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Biopolitics is an intersectional field between human biology and politics. It is a political wisdom taking into consideration the administration of life and a locality's populations as its subject. To quote Foucault, it is 'to ensure, sustain, and multiply life, to put this life in order."
The term was coined by Rudolf Kjellén, a political scientist who also coined the term geopolitics, in his 1905 two-volume work The Great Powers. Kjellén sought to study "the civil war between social groups" (comprising the state) from a biological perspective and thus named his putative discipline "biopolitics". In Kjellén's organicist view, the state was a quasi-biological organism, a "super-individual creature".
In contemporary US political science studies, usage of the term is mostly divided between a poststructuralist group using the meaning assigned by Michel Foucault (denoting social and political power over life) and another group who uses it to denote studies relating biology and political science.The Nazis also used the term occasionally. For example, Hans Reiter used it in a 1934 speech to refer to their biologically based concept of nation and state and ultimately their racial policy.
The first modern usage of the term (in English) starts with an article written by GW Harris in an article for the New Age in 1911 in which he advocates the liquidation of "lunatics" by 'state lethal chamber'. The concept then starts to gather pace in the 19th century with Walter Bagehot's work Physics and Politics in which he reflects on the term as if he was a trained scientist in the form of Jakob von Uexküll. Bagehot didn't have a scientifically trained mind such as von Uexküll so he (Bagehot) falls rather short in the explanation of the term. Nevertheless the book has some novel points particularly on the subject of natural selection and politics. Previous notions of the concept can actually be traced back to the Middle Ages in John of Salisbury's work Policraticus in which the coined term body politic is actually used.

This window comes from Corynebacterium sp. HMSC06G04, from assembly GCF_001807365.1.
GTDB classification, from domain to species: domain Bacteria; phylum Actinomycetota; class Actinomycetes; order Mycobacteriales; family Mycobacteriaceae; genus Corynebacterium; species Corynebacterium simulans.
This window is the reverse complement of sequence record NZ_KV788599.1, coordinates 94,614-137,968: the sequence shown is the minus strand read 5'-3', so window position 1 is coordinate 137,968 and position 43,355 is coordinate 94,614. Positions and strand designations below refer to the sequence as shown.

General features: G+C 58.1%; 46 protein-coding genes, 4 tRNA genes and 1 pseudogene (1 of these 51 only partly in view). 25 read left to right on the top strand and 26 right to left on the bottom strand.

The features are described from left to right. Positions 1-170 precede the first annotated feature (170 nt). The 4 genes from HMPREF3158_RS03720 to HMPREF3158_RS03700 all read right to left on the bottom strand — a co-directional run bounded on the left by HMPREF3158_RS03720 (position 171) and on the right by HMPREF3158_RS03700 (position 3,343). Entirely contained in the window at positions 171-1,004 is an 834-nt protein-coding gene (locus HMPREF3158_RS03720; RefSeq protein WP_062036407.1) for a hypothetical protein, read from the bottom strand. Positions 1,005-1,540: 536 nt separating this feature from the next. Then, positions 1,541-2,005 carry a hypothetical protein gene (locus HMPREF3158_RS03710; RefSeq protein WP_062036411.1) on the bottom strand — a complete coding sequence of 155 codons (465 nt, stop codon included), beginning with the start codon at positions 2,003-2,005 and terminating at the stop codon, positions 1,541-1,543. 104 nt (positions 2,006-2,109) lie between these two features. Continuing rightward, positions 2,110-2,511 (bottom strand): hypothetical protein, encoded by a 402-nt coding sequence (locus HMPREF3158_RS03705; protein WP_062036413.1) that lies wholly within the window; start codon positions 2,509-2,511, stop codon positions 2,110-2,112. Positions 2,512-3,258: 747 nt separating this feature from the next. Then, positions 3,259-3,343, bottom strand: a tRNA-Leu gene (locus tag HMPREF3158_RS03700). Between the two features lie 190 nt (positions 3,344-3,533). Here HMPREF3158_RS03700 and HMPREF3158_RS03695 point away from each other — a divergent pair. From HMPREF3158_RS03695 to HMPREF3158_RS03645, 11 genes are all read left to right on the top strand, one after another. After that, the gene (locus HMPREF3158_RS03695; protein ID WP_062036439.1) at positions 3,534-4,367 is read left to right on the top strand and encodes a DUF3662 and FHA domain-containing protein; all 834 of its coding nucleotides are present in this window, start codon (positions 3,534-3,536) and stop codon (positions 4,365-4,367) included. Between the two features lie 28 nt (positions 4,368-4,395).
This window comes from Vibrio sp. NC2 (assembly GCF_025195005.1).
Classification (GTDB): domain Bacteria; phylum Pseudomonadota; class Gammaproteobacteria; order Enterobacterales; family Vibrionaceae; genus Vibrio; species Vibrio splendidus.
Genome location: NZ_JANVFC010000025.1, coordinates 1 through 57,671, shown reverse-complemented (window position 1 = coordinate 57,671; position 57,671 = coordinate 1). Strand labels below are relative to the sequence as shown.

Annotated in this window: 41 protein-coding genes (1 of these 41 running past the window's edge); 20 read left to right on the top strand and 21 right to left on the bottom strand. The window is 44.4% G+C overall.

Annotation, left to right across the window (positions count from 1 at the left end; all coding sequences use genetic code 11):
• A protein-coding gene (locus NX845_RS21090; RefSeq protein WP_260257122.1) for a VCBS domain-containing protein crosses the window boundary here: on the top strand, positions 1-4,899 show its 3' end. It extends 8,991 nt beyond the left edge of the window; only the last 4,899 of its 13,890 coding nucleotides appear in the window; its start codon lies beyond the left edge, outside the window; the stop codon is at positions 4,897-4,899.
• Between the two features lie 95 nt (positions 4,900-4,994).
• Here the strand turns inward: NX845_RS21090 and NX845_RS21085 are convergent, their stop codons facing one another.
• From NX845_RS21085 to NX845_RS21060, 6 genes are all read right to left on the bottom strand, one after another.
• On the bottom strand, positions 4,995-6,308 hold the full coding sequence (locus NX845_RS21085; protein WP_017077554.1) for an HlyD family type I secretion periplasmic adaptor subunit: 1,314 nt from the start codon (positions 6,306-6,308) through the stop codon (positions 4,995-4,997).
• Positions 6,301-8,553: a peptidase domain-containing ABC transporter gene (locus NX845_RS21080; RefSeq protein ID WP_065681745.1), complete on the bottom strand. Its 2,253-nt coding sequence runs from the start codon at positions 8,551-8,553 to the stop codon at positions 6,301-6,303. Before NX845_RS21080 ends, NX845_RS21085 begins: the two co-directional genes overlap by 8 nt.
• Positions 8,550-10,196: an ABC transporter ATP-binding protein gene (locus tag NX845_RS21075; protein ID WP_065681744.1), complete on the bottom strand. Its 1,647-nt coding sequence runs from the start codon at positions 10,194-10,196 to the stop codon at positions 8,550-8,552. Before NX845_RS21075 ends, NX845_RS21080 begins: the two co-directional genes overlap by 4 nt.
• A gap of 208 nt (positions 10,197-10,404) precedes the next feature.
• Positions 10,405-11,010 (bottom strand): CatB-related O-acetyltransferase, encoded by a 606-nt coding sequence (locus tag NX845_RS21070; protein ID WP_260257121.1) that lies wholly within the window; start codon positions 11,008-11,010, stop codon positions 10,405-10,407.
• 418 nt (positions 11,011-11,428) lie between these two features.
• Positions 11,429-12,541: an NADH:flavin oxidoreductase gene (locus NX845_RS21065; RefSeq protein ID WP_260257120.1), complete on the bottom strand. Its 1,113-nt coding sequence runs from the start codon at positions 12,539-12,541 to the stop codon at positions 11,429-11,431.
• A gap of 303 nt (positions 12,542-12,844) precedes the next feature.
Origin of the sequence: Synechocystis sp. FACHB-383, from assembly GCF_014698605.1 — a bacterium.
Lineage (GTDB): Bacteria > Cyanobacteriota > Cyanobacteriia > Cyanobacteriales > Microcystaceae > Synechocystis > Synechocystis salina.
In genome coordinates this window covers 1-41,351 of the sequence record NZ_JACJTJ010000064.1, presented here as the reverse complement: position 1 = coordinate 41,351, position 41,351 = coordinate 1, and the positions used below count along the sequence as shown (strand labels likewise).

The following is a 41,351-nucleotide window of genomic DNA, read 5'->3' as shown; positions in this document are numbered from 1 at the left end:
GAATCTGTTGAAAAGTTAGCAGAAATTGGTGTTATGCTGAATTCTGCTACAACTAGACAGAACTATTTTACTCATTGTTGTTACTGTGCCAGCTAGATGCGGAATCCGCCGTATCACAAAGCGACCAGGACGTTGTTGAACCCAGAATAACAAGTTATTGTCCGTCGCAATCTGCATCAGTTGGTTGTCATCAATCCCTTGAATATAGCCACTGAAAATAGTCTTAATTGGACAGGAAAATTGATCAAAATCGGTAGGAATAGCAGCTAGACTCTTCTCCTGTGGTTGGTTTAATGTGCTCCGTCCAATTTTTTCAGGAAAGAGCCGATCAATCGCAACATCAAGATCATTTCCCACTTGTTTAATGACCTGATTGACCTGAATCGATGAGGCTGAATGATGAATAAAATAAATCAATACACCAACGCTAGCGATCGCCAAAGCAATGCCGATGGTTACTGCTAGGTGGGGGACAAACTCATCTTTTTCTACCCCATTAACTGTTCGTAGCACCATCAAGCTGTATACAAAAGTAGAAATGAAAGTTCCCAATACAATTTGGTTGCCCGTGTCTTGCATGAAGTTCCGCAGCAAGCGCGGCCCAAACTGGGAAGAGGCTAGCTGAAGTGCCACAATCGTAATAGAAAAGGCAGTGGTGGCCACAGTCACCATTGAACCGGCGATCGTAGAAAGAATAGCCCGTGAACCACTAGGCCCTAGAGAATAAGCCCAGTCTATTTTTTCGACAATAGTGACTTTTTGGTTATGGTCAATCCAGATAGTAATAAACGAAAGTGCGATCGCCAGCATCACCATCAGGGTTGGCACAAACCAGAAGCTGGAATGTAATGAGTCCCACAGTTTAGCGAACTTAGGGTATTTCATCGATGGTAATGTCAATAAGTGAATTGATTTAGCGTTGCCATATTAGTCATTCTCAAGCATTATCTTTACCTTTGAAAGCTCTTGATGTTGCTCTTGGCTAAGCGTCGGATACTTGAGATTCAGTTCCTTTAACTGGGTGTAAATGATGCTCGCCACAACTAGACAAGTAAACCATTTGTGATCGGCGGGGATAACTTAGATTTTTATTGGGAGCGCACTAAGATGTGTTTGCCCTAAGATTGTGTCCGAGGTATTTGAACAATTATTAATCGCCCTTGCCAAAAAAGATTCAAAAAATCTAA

Robert E. Kuttner used the term to refer to his particular brand of "scientific racism," as he called it, which he worked out with noted Eustace Mullins, with whom Kuttner cofounded the Institute for Biopolitics in the late 1950s, and also with Glayde Whitney, a behavioral geneticist. Most of his adversaries designate his model as antisemitic. Kuttner and Mullins were inspired by Morley Roberts, who was in turn inspired by Arthur Keith, or both were inspired by each other and either co-wrote together (or with the Institute of Biopolitics) Biopolitics of Organic Materialism dedicated to Roberts and reprinted some of his works.
In the works of Michael Hardt and Antonio Negri, anti-capitalist insurrection using life and the body as weapons; examples include flight from power and, 'in its most tragic and revolting form', suicide terrorism. Conceptualised as the opposite of biopower, which is seen as the practice of sovereignty in biopolitical conditions.
According to Professor Agni Vlavianos Arvanitis, biopolitics is a conceptual and operative framework for societal development, promoting bios (Greek = life) as the central theme in every human endeavor, be it policy, education, art, government, science or technology. This concept uses bios as a term referring to all forms of life on our planet, including their genetic and geographic variation.